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Let $f:\{-1,1\}^n\to\{-1,1\}$ be a boolean function. Define the influence of the $i$'th coordinate of $f$ as follows: $$\operatorname{Inf}_i(f)=\Pr_{x}[f(x)\neq f(\hat x_i)]$$ where $x$ is uniformly picked from $\{-1,1\}^n$, and $\hat x_i$ is $x$ with its $i$'th coordinate flipped (e.g., say $x=(1,1,1,1,-1)$, then $\hat x_3=(1,1,-1,1,-1)$).

How do I show that if the influence of a boolean function is $1$ at each coordinate, then the boolean function must be the $\pm$parity function ?

Formally speaking, if a boolean function $f$ holds $\displaystyle\sum_{i=1}^n \operatorname{Inf}_i(f)=n$ then $\displaystyle f(x_1,\ldots,x_n)=\pm\prod_{i=1}^n x_i$

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(Well, the function can also be the negation of the parity function.) HINT Unroll the definition of influence. What does it mean for influence of a coordinate to be $1$? –  Srivatsan Sep 11 '11 at 16:12
    
Thanks for the comment - I've edited the question accordingly. –  Tom Sep 11 '11 at 16:30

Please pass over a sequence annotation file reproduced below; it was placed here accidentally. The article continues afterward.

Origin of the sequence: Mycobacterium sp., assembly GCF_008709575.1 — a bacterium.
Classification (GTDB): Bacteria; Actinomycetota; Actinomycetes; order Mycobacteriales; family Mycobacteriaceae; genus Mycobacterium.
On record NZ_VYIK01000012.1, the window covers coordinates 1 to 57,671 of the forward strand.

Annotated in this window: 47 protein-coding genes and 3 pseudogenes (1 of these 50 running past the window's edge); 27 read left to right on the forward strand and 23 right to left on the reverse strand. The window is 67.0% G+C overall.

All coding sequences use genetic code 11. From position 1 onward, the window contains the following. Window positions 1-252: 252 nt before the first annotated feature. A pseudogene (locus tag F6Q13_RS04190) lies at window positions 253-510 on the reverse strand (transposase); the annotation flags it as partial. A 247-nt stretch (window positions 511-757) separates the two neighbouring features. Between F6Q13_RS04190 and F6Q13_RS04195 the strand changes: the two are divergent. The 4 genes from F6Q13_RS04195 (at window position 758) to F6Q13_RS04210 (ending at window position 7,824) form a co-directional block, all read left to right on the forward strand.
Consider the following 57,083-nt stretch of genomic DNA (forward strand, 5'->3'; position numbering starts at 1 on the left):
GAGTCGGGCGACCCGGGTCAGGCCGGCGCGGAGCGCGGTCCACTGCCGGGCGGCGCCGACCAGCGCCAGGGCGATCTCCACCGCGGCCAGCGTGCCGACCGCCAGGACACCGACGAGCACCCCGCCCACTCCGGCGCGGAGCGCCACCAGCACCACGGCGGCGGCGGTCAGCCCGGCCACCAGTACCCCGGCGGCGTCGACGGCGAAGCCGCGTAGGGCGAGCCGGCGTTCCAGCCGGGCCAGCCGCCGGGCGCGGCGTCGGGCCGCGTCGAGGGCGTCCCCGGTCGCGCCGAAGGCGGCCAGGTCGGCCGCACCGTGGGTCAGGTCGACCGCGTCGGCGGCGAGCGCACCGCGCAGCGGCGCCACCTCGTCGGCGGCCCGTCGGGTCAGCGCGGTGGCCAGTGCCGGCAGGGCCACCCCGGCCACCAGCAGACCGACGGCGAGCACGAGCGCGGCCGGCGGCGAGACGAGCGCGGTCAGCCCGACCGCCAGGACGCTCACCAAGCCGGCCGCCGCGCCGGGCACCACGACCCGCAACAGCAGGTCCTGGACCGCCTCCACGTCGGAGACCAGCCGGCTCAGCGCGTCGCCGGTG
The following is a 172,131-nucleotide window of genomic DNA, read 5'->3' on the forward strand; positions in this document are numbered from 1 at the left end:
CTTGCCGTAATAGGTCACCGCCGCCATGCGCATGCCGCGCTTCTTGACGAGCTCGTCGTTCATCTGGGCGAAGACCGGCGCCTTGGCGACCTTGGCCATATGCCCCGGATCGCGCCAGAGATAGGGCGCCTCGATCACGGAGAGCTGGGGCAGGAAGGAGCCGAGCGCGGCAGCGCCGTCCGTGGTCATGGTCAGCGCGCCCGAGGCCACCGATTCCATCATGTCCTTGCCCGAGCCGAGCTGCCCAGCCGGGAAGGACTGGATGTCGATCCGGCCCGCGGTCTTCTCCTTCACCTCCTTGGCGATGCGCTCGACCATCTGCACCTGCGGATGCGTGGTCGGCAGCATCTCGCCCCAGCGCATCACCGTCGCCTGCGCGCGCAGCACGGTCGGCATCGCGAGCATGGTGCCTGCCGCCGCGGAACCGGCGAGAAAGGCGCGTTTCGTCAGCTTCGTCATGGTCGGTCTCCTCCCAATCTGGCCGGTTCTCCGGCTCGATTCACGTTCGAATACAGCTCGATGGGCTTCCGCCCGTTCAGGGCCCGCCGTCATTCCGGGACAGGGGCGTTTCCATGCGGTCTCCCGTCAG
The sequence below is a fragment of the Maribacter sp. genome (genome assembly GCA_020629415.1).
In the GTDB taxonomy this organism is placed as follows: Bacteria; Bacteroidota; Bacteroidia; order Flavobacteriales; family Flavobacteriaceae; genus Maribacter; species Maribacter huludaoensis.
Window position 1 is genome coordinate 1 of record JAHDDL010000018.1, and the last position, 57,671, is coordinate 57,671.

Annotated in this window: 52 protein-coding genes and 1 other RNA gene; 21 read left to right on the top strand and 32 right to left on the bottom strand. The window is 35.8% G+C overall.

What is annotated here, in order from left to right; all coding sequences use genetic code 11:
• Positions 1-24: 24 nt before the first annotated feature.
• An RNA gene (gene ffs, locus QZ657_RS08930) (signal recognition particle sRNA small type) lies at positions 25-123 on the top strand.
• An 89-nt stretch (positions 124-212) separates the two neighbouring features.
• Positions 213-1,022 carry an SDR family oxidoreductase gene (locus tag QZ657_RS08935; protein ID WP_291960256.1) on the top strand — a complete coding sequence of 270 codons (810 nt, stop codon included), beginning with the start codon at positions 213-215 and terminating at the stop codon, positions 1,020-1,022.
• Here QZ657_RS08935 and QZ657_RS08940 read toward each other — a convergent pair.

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2 Answers 2

up vote 3 down vote accepted

As noted earlier, the function is either the parity function or its negation. joriki has explained the (more intuitive) idea of flipping coordinates successively. Here's a different approach.

Let $p(x)$ be the parity function on $x$. Consider the function $g(x) = f(x) p(x)$. Flipping any one coordinate of $x$ flips the value of $f(x)$ (by hypothesis), as well as of $p(x)$ (well-known property of parity). Therefore, flipping any coordinate of $x$ leaves $g(x)$ unchanged. Hence $g(x)$ must be a constant function1 $c \in \{ -1, 1\}$. That is, $f(x) = c \, p(x)$ for all $x$.

1Of course, this needs an argument, but hopefully it's easy to see.

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This is not quite true. The function can be the parity function or its negative. Fix any particular function value (with two choices, $1$ or $-1$) and then for any given argument, flip the inputs one by one; all function values along the way are determined by the influence condition, so the function values for arbitrary arguments are determined.

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You are correct, of course - I've forgotten to put the $\pm$ sign. I've edited my post accordingly. –  Tom Sep 11 '11 at 16:29
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